saw greenbrier Smilacaceae Smilax
|Leaf: Alternate, simple, 3 rounded lobes to cordate, 2 to 5 inches long, parallel veined, entire or with small sharp teeth on the margins, shiny dark green and often mottled above, paler below.
Flower: Species is monoecious; small light yellow-green, borne in small round clusters in late spring.
Fruit: Dark blue to black berries, 1/4 inch in diameter, borne in clusters, often covered with a powdery, waxy bloom; maturing in late summer and persist over winter.
Twig: Stout, green, usually sharply 4-angled with many scattered, stiff prickles, climbs with tendrils; very tough and stiff but new spring sprouts are tender and edible.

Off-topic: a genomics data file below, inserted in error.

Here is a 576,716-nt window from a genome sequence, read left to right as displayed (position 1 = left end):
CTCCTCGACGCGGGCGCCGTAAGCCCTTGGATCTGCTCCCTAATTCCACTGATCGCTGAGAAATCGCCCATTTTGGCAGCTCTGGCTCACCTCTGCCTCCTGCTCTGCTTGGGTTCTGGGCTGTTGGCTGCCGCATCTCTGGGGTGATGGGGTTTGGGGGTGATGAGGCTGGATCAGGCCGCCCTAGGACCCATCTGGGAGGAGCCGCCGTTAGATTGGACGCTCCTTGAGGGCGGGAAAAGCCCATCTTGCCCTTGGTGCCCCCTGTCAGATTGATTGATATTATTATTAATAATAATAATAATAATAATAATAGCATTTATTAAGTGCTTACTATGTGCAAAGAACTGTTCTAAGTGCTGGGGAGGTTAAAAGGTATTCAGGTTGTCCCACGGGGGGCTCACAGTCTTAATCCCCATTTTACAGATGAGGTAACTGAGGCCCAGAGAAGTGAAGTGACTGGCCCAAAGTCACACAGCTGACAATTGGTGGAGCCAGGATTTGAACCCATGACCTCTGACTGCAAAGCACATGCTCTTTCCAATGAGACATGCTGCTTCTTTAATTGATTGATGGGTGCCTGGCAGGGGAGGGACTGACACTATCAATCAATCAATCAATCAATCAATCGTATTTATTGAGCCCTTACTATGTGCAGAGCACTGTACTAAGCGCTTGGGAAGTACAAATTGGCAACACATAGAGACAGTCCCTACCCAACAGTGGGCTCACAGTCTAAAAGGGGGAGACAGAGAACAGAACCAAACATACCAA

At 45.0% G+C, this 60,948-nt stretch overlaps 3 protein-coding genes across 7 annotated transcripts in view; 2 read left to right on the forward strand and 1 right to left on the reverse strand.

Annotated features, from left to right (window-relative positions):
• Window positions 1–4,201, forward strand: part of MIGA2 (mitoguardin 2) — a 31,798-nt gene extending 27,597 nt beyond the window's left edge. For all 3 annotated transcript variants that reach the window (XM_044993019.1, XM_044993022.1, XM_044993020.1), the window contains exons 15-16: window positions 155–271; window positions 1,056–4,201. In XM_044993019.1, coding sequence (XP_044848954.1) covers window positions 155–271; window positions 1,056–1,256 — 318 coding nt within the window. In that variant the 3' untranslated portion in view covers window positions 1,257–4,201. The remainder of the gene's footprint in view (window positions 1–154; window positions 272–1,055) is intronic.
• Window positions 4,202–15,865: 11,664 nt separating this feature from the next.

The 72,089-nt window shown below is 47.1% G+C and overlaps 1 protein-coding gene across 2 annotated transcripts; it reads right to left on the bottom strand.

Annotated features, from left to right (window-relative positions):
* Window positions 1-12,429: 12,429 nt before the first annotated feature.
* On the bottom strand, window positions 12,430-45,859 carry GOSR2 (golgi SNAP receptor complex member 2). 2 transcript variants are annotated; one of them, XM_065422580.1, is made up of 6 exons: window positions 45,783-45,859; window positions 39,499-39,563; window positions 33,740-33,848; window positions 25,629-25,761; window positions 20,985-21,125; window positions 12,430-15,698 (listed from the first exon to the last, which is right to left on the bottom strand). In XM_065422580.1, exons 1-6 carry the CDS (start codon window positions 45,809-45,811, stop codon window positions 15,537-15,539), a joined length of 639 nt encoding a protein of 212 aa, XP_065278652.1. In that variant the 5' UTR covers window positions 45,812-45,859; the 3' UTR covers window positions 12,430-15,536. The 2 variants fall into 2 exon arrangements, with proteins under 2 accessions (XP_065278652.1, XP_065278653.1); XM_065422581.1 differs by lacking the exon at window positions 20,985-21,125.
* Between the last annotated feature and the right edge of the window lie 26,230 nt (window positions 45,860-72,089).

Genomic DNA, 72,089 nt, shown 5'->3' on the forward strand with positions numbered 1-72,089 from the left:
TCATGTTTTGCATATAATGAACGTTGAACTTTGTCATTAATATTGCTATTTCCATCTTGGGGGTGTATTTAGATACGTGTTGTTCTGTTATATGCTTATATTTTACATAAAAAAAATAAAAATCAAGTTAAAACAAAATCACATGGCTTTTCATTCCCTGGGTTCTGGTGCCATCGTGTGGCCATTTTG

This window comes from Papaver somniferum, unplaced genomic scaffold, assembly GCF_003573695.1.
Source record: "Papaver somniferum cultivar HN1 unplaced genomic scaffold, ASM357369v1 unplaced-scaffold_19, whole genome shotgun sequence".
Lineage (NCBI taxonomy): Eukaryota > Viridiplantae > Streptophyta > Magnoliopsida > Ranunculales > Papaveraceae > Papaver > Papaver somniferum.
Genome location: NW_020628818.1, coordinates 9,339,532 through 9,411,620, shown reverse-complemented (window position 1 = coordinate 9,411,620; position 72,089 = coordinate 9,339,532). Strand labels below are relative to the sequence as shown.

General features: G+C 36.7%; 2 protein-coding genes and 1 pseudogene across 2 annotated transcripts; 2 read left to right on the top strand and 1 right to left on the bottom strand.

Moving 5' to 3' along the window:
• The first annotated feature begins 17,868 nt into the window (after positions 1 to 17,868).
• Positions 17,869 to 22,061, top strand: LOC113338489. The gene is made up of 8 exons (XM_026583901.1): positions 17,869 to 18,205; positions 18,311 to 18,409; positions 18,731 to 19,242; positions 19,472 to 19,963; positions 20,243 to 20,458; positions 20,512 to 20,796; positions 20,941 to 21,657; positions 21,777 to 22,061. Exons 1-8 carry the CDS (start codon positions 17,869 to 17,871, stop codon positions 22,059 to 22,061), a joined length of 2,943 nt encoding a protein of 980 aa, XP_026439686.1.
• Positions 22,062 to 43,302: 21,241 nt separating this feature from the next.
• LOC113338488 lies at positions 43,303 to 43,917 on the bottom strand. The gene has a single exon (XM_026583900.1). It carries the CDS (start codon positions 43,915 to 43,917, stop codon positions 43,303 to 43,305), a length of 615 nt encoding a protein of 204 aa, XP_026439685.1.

Bark: Remaining green for a long period of time, turning brown on old stems.
Form: Most often a climbing vine, but may also form a small, tangled bush.
Looks like: catbrier
- laurel greenbrier
- common greenbrier
- bristly greenbrier
| Additional Range Information:
Smilax bona-nox is native to North America.
Range may be expanded by planting.
See states reporting saw greenbrier.
| External Links:
USDA Plants Database
|© Copyright 2016, Virginia Tech|
Dept. of Forest Resources
and Environmental Conservation,
all rights reserved.
Photos and text by: John Seiler,
Edward Jensen, Alex Niemiera,
and John Peterson